Printer Power

Today's printers have the ability to crank out dozens of pages per minute with color quality as realistic as a photograph. That's good news for administrators who increasingly need to produce heavy-duty data reports and for teachers incorporating digital projects such as yearbooks and multimedia presentations into their curriculum.

But as is always the case for schools, cost is a key issue. In addition to the price of the machine itself, schools need to consider the long-term costs of maintenance and cartridge replacements, as well as the opportunity costs of printing speed. When it comes to simple printing needs, monochrome printing is still the most affordable choice overall, of course. For color printing, however, costs can be reduced by paying attention to economies of scale. "There are new generations of inkjet printers coming out with larger ink tanks, so the supplies last longer and the cost over time is reduced significantly," says Peter Grant, principal analyst for Gartner Research.

Whether you choose monochrome or color, inkjet or laser, some standard features apply. There's dpi, or dots per inch, the measurement of how dense an image the printer can create. The higher the dpi, the more robust the image, but the longer it takes to print and the more it may cost for supplies. Other considerations include the speed of the printer output, measured in pages per minute; the number of pages that can be handled per month, called the maximum duty cycle; paper tray capacity; and networking support. Many printer vendors offer a one-year warranty, and some have special services for toner cartridge replacement, so be sure to read up on the service plans.

While there are literally hundreds of different printers available from a dozen different vendors, vendors steered us to the following choices when asked what models they have for the education market.

Color Ink-Jet Printers

Canon offers two versions of its Bubble Jet Printer, the i550 and the i450. Both are similar in performance, providing 4800 x 1200 dpi, 18 pages per minute for monochrome pages, and 12 ppm for color. Readers should note, however, that Canon plans to phase out the i550 version in favor of the i450. The i450 starts at $99.99 and the i550 starts at $119.99. (800) 385-2155;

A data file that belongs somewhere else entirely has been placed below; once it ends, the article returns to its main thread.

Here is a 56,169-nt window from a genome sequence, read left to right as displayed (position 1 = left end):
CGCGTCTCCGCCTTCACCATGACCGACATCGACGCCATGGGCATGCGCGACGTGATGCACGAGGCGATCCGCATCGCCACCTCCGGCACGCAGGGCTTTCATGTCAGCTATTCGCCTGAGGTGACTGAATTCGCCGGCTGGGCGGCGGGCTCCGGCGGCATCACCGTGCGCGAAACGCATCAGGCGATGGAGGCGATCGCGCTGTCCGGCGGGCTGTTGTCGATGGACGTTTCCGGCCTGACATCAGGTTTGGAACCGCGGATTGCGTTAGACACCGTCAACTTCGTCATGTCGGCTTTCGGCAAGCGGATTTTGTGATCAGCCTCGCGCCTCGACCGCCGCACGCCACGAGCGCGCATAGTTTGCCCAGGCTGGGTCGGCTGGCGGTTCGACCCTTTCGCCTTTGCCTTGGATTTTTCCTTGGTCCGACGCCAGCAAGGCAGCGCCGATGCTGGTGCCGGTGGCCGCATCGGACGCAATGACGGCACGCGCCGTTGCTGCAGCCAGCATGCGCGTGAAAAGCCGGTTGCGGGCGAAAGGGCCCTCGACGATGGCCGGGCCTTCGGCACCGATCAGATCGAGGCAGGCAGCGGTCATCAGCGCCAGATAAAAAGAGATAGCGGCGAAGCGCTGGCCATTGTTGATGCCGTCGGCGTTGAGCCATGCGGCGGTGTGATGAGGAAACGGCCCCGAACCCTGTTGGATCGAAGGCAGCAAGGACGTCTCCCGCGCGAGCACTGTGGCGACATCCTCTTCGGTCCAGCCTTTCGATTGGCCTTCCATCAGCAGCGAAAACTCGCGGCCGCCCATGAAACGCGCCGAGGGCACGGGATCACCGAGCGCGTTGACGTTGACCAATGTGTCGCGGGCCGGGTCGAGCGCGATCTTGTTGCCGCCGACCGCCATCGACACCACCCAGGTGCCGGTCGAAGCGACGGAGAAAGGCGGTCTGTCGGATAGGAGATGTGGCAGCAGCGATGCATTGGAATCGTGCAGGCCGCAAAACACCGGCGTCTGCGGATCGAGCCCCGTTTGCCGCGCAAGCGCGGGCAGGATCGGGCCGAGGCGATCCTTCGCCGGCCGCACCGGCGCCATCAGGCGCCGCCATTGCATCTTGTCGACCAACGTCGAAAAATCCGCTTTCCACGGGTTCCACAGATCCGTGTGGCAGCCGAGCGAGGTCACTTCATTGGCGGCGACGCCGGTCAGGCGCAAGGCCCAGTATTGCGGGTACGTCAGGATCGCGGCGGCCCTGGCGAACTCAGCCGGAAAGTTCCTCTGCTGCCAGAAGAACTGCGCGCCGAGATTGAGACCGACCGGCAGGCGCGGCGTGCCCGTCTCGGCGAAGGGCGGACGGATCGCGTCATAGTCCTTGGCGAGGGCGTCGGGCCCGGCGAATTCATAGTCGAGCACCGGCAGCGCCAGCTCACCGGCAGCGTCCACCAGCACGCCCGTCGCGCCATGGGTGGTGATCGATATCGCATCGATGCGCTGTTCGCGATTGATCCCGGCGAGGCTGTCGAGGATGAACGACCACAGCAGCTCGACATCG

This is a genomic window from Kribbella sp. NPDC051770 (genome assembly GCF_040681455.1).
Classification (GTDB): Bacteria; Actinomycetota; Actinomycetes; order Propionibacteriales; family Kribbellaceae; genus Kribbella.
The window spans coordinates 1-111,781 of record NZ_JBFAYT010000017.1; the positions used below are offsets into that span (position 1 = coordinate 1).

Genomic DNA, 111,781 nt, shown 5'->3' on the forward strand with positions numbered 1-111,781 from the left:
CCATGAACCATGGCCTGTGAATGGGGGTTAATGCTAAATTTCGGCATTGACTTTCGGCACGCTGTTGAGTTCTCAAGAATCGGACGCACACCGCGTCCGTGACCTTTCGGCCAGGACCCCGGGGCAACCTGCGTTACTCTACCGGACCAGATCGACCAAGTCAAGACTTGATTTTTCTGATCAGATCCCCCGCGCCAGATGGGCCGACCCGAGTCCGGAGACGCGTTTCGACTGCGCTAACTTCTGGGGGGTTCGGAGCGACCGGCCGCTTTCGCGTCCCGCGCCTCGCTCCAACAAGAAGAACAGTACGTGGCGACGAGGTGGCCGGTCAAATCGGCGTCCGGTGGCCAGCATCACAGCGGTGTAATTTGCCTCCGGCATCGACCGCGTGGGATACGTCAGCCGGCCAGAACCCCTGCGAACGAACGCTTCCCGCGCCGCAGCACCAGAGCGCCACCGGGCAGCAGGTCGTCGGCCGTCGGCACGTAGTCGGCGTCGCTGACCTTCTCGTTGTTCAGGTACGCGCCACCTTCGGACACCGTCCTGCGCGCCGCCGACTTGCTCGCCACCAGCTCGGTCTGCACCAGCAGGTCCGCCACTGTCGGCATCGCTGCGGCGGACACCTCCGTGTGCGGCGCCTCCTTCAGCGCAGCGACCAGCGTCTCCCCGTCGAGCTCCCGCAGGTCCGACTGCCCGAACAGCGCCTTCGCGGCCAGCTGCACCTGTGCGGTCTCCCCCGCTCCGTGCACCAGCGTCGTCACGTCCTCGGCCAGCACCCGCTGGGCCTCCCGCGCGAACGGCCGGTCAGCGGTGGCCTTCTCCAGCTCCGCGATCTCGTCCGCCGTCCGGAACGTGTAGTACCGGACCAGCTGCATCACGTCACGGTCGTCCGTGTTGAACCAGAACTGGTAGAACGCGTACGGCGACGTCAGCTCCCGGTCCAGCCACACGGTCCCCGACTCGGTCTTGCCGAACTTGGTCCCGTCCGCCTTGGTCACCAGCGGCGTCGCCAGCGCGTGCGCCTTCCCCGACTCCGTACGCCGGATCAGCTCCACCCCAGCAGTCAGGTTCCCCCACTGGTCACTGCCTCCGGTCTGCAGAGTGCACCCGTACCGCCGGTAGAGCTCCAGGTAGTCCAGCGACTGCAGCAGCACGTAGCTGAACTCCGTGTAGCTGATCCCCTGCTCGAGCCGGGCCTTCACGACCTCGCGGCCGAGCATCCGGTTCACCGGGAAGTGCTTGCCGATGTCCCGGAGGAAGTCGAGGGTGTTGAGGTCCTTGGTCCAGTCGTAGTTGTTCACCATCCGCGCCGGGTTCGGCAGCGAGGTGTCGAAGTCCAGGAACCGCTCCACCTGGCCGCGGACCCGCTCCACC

Epson sells the Stylus Color C82, a 5760 x 1440 dpi machine that prints 22 ppm for monochrome and 11 ppm for color. The company also offers the CX5200 model, which prints nearly the same ppm as the C82 and functions as a scanner and copier as well. Both machines have a paper tray capacity of 150 pages. C82: $99. CX5200: $149. (800) 463-7766;

Hewlett-Packard offers dozens of printer models, including the HP Business Inkjet 3000 and the HP DeskJet 5650 Color Inkjet Printers. The 2400 x 1200 dpi Business Inkjet 3000 offers a maximum printing speed of 18 ppm for color and 21 ppm for monochrome; according to HP it is the company's lowest cost-per-page printer. The HP DeskJet 5650 provides 4800 x 1200 dpi and prints 21 ppm for black text and 15 ppm for color. HP Business Inkjet 3000 prices range from $599 to $1,299. The HP DeskJet 5650 retails for $149. (800) 888-3224;

Color Laser Printers

Like several other vendors on our list, Oki Data is making inroads into the education market. This year the company launched a series of 1200 x 600 dpi laser printers ranging from the OKI C5100n/C5300n Series, which provides 12 ppm color and 20 ppm monochrome, to the OKI C9300/C9500 Series, which prints 30 ppm color and 37 ppm monochrome. The OKI C5100 starts at $799 and the C9300 starts at $3,249. Educational pricing is available. (800) 654-3282;